Tip: Protect Yourself from Tax Refund Scammers
The Internal Revenue Service (IRS) is warning that reports of refund scams are skyrocketing. Below is an overview of the most common type of scam and some tips to help you avoid becoming a victim.
Hackers steal current data from tax returns, which might include Social Security numbers and bank account information, via infected computer hardware. Using this stolen data, the cybercrooks file fraudulent claims on behalf of the victimized taxpayer. Refund payments are made to these innocent victims—often via direct deposit to their banking accounts. At this point, the scammers might pose as IRS agents and call the unwitting victims to demand return of the refunds. Sometimes the call is a recording accusing the taxpayer of fraud and threatening arrest and other scary consequences.
Red Flags and What to Do
|√ A refund check via direct deposit that you were not expecting.||Check with your tax professional to verify that the deposit is unexpected.
Contact your bank to discuss either changing your security information or closing that particular account.
|√ A check arrives in the mail for a refund you did not expect.||Contact your tax professional.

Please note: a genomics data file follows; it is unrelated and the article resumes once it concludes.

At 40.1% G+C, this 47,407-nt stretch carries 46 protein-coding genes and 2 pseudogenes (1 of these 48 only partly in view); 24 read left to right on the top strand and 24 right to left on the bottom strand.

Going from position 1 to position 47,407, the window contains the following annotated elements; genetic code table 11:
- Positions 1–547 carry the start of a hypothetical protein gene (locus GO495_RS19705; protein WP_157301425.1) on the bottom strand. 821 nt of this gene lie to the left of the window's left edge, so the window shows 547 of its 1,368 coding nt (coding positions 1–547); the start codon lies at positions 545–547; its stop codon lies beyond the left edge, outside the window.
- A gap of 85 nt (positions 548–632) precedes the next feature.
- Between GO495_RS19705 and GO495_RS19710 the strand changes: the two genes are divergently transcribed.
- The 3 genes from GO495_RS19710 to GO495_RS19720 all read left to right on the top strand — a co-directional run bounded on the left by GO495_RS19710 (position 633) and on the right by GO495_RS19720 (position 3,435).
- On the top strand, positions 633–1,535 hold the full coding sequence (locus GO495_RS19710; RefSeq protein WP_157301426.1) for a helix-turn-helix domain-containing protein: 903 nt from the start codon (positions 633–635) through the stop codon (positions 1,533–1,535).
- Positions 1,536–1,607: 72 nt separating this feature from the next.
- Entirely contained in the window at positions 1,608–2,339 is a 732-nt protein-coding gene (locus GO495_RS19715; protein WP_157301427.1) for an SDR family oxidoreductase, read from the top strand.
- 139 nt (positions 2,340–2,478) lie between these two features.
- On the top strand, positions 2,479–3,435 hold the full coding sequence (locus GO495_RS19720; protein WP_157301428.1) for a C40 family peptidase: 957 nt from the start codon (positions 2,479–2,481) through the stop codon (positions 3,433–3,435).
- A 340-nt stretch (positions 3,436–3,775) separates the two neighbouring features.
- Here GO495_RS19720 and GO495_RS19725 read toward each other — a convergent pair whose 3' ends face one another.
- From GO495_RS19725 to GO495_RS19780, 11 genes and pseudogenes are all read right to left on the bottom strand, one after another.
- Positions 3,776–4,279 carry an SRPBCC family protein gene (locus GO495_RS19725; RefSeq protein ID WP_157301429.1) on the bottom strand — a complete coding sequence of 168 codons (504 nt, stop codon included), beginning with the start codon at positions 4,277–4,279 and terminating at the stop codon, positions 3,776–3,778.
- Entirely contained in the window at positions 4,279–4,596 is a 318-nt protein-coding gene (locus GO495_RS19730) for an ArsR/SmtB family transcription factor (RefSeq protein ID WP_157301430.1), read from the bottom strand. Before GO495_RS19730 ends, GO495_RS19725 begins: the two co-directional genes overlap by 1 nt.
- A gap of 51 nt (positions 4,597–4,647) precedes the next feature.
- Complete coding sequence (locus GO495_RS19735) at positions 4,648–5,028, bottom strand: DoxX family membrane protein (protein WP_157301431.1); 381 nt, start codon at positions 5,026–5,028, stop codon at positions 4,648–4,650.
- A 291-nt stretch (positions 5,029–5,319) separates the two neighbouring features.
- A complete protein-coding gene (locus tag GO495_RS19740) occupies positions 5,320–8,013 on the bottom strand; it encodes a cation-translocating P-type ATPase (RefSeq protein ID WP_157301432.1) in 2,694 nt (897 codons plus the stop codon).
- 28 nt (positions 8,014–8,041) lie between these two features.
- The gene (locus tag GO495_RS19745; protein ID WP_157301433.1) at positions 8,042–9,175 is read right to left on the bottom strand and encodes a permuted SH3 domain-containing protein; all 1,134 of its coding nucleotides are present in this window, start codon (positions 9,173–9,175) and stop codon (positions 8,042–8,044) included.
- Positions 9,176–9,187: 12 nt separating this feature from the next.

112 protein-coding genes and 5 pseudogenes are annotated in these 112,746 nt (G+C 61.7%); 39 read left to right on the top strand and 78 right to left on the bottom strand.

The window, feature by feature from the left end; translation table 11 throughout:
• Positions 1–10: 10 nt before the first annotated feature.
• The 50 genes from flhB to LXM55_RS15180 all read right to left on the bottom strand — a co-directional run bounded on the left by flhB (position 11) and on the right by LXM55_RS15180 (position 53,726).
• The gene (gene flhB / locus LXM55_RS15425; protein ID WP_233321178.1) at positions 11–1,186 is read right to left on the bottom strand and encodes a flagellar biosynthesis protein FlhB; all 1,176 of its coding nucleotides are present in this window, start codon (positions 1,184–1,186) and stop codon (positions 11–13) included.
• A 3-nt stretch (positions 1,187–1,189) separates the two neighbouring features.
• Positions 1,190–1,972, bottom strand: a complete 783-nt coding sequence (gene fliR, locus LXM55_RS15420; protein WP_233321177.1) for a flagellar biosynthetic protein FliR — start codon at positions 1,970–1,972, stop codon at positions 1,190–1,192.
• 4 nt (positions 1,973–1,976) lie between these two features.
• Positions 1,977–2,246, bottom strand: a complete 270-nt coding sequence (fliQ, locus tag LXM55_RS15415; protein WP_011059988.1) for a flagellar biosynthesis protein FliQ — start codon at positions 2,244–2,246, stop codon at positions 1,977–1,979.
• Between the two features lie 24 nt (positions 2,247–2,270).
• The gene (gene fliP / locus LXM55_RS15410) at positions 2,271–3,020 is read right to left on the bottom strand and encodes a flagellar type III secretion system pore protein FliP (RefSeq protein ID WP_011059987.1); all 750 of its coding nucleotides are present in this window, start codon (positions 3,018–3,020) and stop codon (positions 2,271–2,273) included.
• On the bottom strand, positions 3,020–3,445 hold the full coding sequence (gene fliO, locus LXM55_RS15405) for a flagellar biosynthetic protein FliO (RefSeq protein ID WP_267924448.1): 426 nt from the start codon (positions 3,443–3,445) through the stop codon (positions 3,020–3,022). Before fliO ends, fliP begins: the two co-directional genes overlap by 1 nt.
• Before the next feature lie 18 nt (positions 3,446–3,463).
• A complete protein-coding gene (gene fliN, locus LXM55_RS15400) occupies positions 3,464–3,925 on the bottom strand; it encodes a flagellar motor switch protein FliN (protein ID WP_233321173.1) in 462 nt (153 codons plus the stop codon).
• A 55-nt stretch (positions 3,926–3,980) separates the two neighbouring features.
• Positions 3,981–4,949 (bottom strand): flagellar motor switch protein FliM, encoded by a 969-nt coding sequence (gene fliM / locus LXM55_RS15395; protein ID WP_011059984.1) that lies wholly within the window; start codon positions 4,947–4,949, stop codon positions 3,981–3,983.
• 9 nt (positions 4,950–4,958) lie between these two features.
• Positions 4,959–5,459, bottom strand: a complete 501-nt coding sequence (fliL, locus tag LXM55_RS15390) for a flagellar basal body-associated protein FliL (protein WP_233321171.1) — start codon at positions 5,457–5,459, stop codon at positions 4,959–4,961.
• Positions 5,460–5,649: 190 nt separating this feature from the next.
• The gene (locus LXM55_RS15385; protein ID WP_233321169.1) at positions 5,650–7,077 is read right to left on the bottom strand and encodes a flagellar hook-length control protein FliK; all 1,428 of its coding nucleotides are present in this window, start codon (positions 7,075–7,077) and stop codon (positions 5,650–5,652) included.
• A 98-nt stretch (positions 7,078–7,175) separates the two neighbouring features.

Return the check promptly to the regional center that sent it. Write “VOID” on the check and include a copy of IRS Form 14039 and attach a note to let the receiver know you have been a victim of a refund scam.
|√ Any type of phone call that is intimidating or threatening, or requires financial recompense from anyone claiming to represent the IRS. The IRS does not make phone calls like this to taxpayers.
|Unsure? Call the IRS on its toll-free numbers (800-829-1040 for individuals or 800-829-4933 for businesses) to verify before you take any action.|
|√ A suspiciously fast refund check. It normally takes at least 10 days for a refund check to arrive by direct deposit (the fastest mode of refund). The IRS noted that fraudulent refunds were showing up in bank accounts just days after the Jan. 29 start of tax season.||Send the check to the IRS, and tell them you believe this refund resulted from hijacked data and that you are a victim of a refund scam.|
Although the IRS has no explanation for how the thieves were able to get into the system within hours of the start of the filing season on Jan. 29, speculation has run rife. Some have wondered if the cybercrooks had inside help. The IRS emphatically denies that the problem originated within IRS systems or data. The hacking seems to have targeted businesses specifically created to prepare and file tax returns. Additionally, some think the recent major data breach at Equifax has placed millions of people at potentially greater risk of having their personal information stolen.
The IRS expects victims of refund scams to be proactive and return refunds promptly that were issued in response to a fraudulent claim. To add insult to injury, it may take up to four months before victims are able to get the legitimate refunds that are due to them.
Forewarned is forearmed. There are some things you can do to protect yourself. First, discuss this issue with your professional tax advisor. Plan to file as promptly as you are able to do so. Scammers count on being able to get their fraudulent filing to the IRS before the legitimate tax returns arrive.